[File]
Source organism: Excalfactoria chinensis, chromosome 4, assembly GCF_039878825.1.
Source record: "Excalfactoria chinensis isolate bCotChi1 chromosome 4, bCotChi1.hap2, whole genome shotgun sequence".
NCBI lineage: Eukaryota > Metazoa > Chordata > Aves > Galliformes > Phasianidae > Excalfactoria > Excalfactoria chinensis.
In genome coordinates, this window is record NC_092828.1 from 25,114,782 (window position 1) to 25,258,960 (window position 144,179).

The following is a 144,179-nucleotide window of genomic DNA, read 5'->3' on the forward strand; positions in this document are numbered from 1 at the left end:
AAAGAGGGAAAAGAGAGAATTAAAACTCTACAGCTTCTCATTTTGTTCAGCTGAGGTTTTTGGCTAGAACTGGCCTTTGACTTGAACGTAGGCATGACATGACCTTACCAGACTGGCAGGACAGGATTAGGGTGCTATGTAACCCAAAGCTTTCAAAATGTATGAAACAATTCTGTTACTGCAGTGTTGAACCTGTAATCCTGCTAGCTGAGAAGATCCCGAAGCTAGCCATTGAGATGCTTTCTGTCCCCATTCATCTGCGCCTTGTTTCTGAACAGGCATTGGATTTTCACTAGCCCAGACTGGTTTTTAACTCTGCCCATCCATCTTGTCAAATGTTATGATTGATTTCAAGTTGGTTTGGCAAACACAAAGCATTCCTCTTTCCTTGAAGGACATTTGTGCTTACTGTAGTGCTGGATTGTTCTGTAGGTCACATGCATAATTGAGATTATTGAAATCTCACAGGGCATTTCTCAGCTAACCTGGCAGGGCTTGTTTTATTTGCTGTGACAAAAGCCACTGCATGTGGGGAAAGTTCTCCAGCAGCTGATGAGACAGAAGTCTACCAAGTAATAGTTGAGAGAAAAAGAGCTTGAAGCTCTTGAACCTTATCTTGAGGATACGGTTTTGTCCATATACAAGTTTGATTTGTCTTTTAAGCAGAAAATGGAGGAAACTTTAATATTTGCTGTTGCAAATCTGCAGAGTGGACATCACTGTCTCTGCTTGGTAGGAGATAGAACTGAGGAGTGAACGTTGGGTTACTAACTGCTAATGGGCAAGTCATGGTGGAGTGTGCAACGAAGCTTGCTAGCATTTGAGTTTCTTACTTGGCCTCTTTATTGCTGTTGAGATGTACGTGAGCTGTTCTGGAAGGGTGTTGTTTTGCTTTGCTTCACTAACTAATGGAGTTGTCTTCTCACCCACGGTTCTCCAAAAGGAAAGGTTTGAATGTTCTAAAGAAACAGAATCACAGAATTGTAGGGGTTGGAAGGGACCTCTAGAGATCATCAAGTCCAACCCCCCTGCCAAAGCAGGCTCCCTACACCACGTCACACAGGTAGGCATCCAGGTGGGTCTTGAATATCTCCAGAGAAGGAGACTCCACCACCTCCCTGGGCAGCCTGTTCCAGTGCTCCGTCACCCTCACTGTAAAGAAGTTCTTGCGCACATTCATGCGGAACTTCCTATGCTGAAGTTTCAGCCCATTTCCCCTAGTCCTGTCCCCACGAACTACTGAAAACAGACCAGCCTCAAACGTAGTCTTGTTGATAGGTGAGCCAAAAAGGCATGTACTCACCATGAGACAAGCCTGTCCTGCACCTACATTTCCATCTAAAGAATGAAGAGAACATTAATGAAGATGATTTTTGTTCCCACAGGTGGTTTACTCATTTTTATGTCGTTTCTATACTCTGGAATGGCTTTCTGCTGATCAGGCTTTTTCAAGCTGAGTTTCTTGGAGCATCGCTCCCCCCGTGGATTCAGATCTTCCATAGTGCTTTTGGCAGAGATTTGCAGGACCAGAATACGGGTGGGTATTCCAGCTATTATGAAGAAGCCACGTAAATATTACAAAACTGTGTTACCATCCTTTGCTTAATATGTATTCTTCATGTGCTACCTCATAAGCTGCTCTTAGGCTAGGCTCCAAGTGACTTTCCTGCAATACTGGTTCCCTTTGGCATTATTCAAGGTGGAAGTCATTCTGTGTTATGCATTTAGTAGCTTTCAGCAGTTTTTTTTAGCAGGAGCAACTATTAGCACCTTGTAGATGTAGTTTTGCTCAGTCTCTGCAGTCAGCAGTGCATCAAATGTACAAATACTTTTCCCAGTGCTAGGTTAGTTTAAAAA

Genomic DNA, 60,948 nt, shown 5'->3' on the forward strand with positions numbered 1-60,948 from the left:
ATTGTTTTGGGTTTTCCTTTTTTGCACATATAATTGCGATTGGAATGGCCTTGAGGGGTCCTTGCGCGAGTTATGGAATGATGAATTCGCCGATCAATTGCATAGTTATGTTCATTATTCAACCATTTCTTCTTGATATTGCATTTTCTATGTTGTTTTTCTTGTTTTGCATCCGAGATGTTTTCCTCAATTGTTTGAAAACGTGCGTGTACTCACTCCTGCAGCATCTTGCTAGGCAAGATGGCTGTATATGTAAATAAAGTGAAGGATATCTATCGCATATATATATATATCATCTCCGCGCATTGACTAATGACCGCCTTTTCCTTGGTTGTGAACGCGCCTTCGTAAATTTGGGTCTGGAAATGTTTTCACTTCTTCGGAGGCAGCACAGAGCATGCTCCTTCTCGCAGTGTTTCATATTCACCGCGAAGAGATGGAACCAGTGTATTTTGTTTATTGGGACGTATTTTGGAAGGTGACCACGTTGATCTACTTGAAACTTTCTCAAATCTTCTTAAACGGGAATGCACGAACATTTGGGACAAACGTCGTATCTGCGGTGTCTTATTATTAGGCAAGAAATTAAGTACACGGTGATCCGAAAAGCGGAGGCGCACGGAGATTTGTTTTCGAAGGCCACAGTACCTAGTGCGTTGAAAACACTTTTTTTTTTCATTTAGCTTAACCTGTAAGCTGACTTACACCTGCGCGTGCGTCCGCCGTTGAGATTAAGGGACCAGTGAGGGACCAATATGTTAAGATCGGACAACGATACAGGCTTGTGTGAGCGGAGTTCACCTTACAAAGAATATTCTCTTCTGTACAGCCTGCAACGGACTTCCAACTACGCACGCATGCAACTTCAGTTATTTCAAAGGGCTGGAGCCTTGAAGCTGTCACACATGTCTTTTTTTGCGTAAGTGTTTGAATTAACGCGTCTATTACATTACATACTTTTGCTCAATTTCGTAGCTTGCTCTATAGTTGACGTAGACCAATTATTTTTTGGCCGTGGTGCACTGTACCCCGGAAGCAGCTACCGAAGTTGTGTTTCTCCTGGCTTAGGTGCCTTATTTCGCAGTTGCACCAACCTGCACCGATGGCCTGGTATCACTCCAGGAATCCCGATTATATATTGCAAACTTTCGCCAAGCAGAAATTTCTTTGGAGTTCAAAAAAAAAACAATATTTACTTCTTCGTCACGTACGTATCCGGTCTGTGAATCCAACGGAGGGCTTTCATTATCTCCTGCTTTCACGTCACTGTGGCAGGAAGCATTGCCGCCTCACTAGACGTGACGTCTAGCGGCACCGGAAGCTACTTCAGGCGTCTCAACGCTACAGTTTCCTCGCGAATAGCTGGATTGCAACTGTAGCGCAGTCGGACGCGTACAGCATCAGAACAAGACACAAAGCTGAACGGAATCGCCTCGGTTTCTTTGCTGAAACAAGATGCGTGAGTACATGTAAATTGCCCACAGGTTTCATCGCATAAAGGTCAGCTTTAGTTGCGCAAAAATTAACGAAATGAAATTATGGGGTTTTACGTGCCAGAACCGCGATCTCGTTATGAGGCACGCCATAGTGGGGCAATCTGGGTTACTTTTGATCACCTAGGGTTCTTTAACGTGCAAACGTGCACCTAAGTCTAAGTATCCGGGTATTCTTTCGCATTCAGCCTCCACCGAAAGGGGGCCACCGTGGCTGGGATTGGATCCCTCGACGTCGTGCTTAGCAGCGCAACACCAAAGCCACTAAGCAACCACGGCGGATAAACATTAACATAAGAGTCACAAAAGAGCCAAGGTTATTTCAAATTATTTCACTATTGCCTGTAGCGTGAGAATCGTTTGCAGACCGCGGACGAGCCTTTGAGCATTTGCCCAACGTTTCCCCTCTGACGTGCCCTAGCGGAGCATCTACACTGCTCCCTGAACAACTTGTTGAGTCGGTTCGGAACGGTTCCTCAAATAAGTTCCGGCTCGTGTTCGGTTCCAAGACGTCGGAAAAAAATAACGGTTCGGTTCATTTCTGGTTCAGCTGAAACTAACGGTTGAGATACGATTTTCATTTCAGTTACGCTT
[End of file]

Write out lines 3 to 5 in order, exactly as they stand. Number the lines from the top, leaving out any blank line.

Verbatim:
NCBI lineage: Eukaryota > Metazoa > Chordata > Aves > Galliformes > Phasianidae > Excalfactoria > Excalfactoria chinensis.
In genome coordinates, this window is record NC_092828.1 from 25,114,782 (window position 1) to 25,258,960 (window position 144,179).

The following is a 144,179-nucleotide window of genomic DNA, read 5'->3' on the forward strand; positions in this document are numbered from 1 at the left end: